A child was injured after a grenade was thrown under a car during an apparent attack on a Kenyan bank in Burundi's capital Bujumbura on 29 May.
The attack, which targeted a vehicle parked near the headquarters of the KCBank in Bujumbura's town centre, near the country's Central Bank, is a stark reminder of how fragile Burundi's economy has become after a month of violent protests.
"The power generator was burned in the fire following the explosion, and this will affect even more the economy," Teddy Mazina, a local journalist, told IBTimes UK from Bujumbura.
More than 30 people have been killed and 500 wounded since 26 April, when Burundi's ruling party National Council for the Defense of Democracy (CNDD-FDD) nominated President Pierre Nkurunziza to stand for re-election, triggering daily and often violent protests.
Opposition leaders want Nkurunziza to withdraw his third-term bid in the upcoming 26 June elections, claiming it violates the country's constitution and the Arusha Accords, a peace deal that ended an ethnic civil war in 2005.
Nkurunziza's supporters, however, argue that the president's first term should be discounted as he was chosen by the parliament and not by the people in an election as is specified in the agreement.
An economy on its knees
Since the start of the protests, analysts say the country has slowly come to a halt, an "economic breakdown".
"The economic situation, in general, has halted, because Bujumbura is the lifeblood of the economy. Even if the President says 99% of the country is at peace, without peace in Bujumbura, the country cannot function," Mazina said over the phone.
As the main highways leading to Bujumbura have remained closed because of the protests - demonstrators would typically gather on those avenues - products transported by truck from the rest of the country can no longer enter the capital, and people from the capital can no longer travel to the more rural parts of Burundi.
For instance, one of the country's main roads, the RN7, which links Bujumbura to the east, has been completely closed for over a week. As the majority of local products are produced outside the capital, sources in Bujumbura have spoken of an increasing difficulty to obtain certain items.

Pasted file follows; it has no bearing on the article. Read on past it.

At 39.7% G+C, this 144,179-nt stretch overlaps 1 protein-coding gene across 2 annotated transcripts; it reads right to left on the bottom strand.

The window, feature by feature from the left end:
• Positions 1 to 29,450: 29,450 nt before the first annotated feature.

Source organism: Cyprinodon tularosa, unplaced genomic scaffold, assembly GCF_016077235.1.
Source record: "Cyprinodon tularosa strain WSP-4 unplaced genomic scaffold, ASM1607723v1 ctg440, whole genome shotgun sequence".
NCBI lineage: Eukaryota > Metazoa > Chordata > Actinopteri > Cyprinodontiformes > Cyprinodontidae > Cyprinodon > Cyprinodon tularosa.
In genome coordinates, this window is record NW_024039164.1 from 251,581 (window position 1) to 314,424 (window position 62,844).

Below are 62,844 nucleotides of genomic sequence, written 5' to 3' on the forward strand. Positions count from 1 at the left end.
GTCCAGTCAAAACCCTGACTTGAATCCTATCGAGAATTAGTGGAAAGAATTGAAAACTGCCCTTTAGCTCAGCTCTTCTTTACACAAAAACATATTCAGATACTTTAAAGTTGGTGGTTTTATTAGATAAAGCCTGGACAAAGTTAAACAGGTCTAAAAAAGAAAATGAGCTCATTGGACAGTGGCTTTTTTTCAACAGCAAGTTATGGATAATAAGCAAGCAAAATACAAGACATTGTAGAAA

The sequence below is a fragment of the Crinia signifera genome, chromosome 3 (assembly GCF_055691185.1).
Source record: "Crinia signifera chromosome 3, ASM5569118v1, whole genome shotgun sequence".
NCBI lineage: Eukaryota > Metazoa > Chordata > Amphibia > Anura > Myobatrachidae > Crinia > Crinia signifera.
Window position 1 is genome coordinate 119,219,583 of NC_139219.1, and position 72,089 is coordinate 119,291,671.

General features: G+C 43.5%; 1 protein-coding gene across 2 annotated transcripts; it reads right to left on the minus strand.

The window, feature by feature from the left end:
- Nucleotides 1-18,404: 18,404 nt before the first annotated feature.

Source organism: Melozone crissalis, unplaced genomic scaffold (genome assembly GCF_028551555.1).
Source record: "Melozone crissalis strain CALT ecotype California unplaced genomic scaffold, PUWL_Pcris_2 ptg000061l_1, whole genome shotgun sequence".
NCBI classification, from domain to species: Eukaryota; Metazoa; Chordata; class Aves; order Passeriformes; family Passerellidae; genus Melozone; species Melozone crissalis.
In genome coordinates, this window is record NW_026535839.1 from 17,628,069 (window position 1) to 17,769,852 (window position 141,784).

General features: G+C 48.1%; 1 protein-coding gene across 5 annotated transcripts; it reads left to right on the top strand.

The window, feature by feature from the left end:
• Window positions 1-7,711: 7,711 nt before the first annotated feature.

In Bujumbura, markets have been closed so people go to small shops if and when they are open while banks only stay open from 9am to 2pm for "security reasons".
"Food is becoming difficult to obtain. If people hadn't stocked up, it's difficult for them to eat what they want," a man who lives in the capital told IBTimes UK.
"We haven't yet heard of people going hungry but people who live in the districts (where most of the violence has happened) live one day at a time. Now that they cannot trade or work, they need to find new alternative sources of supply."
In Muyinga, a city in northern Burundi, hotel owners have also been complaining about a dramatic reduction in the number of clients. Before the violence, 98% of the rooms would have been booked - that number has now fallen to around 20% they confirmed.
"People who had the means to send their children abroad - the upper classes - and are the ones who keep the economy going, have already sent their kids in Rwanda or Kenya. All these people leave with a lot of currency," Mazina said.
Many regional and international banks have also announced that holders of bank accounts in Burundian Francs have been forbidden from withdrawing the currency abroad because banks are short of Burundian Francs.
As a result, the dollar has jumped from BIF1,600 to BIF2,200 over a month, and analysts expect this trend to continue.
"It's possible that this rise continues every day because it's been over a month that there has been very little economic activity," Frederic Banvuginyunvira, vice-president of the main opposition party, the Front for Democracy in Burundi (known by its French acronym Frodebu), told IBTimes UK.
According to Mazina, the government "had not anticipated this", and opposition figures claim that one of the stains on Nkurunziza's mandate has been one of economic mismanagement.
"There has been a lot of corruption, and economically speaking, the country is on its knees," an opposition leader said.
Meanwhile, 60% of the national budget, financed by international aid from Belgium and the European Union budgets, has now been scrapped after European nations suspended some aid on 11 May, escalating international pressure on the donor-reliant country.
On 26 May, France suspended its aid to Burundi's police and defence services, which included helping the Burundian army with training for international peacekeeping missions and brought essential cash for the poverty-stricken country's armed forces.
"Burundi has also lost the capital inflows of indirect aid on security cooperation projects (including police training). Anything that has not been scrapped by foreign countries will be frozen inside Burundi because expatriates are not going to stay if we start having grenades exploding in town," Mazina said.
Less than a week before the parliamentary elections, a lot of creativity is required to boost the local economic activity, ravaged by the electoral tensions.
"Without political stability, one cannot stabilise the economy," Mazina said, arguing that the biggest danger would be for economic insecurity to lead to violence. "That could be uncontrollable."
Opposition leader Banvuginyunvira shares the same view: "There is a huge risk that the country could fall into civil war, simple as that."